It is the type field that is used to describe the appropriate method of encoding the symbol value into the instruction or data of the .xxx section.
The .rela.xxx section is similarly defined but has an extra field (the addend) with the semantic that the addend is to be added to the symbol value before patching in.
In order to support the special relocations described herein, a new type of relocation section is defined, with the naming convention .relo.xxx which is specifically intended to support optimising at link time. In this way the .rel and .rela sections are left free to be used for conventional bit relocations.
The format of an entry in the .relo section is given in Annexe 1 (it should be read in the context of the 32-bit ELF standard). It is illustrated in
The underlying structure of the new type has an address field AF (r_offset), a 1 byte classification field CF (r_class), 3 information fields which are labelled reltype, S1, S2 (1 byte each) for non-bit NB relocations and bit, bitstart, bytes for bit (B) relocations, and two one word arguments (r_arg1; r_arg2).
The location at which to apply the relocation action. (That is, if this is the .relo.xxx section, then r_offset is the offset in the .xxx section where the relocation applies.)
The classification byte indicates the type of relocation (bit or non-bit), and also conveys information about the use of the remaining fields.
In the classification byte, bit 7 RT_BIT indicates a bit relocation if set (in which case the B fields apply) or non-bit relocation if clear (in which case the NB fields apply). Bits 3-6 specify whether the r_arg1,2 fields are a symbol index or a value. Table 1 defines how the bits specify the interpretation of the r_arg1,2 fields.
The interpretation of these fields depend on bits 3-6 of the r_class field. Two bits RC_ARG1, RC_ARG2 are associated with each of r_arg1 and r_arg2. For bit relocations these two fields are normally used as symbol and addend.
For non-bit relocations the fields r_arg1,2 hold constant data being passed with a non-bit relocation. As with bit relocations bits 6 and 5 say whether they hold a symbol index or a value. The actual use of any symbol or value passed with a non-bit relocation depends on the nonbit.reltype field. This may be an absolute value representing things such as alignment, register numbers etc. The semantics are given in the table of relocation types in Annexe 2.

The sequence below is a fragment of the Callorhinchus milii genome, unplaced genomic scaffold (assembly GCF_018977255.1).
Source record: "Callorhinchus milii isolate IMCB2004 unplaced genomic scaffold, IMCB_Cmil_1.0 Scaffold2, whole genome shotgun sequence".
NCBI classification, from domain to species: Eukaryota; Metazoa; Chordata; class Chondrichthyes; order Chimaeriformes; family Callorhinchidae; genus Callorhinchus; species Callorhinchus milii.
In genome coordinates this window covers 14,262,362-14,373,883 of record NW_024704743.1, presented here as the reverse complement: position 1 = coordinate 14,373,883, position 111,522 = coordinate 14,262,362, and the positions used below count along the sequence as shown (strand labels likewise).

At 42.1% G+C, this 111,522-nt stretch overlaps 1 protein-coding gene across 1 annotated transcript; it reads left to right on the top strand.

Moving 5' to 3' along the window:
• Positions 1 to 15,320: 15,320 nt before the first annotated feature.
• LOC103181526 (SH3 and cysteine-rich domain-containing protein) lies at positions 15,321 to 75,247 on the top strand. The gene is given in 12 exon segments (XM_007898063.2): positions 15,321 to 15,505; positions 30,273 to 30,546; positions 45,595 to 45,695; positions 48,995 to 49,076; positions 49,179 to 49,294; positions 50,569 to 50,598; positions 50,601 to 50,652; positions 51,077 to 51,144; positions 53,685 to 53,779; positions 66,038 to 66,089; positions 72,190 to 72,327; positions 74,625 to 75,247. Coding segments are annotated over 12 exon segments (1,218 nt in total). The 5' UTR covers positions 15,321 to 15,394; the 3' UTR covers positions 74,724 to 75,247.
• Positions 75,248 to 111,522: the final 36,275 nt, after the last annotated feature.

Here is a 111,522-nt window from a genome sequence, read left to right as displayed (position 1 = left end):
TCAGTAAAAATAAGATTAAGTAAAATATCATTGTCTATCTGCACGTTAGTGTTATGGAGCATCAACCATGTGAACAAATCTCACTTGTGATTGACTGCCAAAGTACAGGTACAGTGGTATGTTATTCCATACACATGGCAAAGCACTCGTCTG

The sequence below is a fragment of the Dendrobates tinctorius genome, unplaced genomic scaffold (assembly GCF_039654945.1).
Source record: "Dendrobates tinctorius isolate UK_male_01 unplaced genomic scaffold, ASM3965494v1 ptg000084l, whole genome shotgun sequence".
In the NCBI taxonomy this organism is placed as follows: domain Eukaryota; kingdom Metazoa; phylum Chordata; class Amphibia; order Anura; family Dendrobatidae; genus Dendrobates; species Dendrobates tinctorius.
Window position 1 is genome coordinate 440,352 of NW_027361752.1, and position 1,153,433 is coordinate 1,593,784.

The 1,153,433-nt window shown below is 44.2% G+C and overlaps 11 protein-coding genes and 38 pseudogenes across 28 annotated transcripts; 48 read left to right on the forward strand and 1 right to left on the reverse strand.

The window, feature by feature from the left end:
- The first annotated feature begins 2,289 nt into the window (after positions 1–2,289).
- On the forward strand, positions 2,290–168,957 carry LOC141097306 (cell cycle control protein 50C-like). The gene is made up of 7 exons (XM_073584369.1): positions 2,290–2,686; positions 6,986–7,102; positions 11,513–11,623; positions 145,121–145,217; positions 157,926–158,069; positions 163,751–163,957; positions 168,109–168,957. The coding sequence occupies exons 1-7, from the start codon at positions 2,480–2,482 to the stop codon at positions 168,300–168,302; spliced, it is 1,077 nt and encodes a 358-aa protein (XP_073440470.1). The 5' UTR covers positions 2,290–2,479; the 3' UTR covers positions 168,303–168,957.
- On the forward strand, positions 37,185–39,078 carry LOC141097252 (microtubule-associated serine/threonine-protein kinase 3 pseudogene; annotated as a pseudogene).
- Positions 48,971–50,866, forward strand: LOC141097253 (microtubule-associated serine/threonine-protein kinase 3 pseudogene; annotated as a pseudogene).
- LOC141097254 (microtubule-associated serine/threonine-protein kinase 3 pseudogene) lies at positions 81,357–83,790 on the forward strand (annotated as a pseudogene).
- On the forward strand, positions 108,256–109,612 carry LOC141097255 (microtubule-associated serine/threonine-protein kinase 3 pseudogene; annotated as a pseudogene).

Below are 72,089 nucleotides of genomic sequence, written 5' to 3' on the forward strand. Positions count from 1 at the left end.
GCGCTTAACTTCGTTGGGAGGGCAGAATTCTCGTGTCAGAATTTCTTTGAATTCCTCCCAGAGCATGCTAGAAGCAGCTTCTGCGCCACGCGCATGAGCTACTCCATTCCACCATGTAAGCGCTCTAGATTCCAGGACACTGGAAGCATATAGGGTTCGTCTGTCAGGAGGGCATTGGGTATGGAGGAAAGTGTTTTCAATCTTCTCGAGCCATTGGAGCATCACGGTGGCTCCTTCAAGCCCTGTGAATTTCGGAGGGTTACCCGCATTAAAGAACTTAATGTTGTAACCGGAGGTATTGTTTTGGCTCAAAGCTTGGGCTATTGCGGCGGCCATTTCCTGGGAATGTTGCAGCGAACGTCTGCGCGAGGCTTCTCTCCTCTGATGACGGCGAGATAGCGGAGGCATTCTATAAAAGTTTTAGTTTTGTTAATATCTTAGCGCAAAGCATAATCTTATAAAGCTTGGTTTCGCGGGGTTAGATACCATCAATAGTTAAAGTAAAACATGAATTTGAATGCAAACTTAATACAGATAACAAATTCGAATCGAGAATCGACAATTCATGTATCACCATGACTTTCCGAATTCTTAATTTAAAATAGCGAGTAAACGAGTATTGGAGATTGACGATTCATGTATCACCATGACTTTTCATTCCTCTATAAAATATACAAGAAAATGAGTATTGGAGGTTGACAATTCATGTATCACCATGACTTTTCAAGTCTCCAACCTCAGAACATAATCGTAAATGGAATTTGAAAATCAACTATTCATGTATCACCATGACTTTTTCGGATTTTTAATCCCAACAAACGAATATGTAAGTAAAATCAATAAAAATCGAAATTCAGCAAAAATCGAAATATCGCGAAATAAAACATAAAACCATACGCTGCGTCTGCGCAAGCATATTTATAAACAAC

The bit (B) type fields:
The number of bits that are to be patched. A lower case “b” is used to indicate this quantity in the name of a relocation.
The least significant bit to be patched. A lower case “s” is used to indicate this quantity in the name of a relocation.
The size of the object being patched. This is needed for big endian targets in order to find which byte the least significant bit is to be found in, and where the higher order bits are. An upper case “B” is used to indicate this quantity in the name of a relocation.
Note that the following notation is used to name the bit relocations:
The non-bit (NB) type fields:
This field describes what sort of action the linker must perform. These include such things as executing an operation on the linker's internal stack of values, storing parameters to macros, conditionally deleting section data etc, as described in more detail later.
These fields hold values whose interpretation depends on the reltype field, and bits 3 to 6 of the classification field.
The above described new type of relocation section supports a number of special relocations which allow a number of different functions to be performed by the linker.
The linker comprises a module reader 10 which reads a set of incoming object files as user written code modules and library object files from the library 6. A relocation module 12 reads the relocations in the object code module. A section data module 14 holds section data from the object code module and allows patching to take place in response to relocation instructions in the object code module interpreted by the relocation module 12. The relocation module can also interpret special relocations and apply these to the section data held in the section data module 14. A program former 20 receives sequences from the section data module 14 and/or the library 18 depending on the actions taken by the relocation module 12 and forms the executable program 5 which is output from the linker 4. The linker also includes a condition evaluator 22 which operates in conjunction with a stack-type store 24. The condition evaluator reads the value of the top entry of the stack 24.
The linker also implements three arrays or tables as follows, a parameter array 16, a symbol table 17 and a condition array 26.
Before describing more specifically each of the above new relocations, the basic operation of forming an executable by a linker is summarised below. The basic operation comprises:
After step 1, all the branches of the LT_IF . . . LT_ENDIF assembler directives are present in the executable, and the linker is only concerned with deleting unwanted sequences.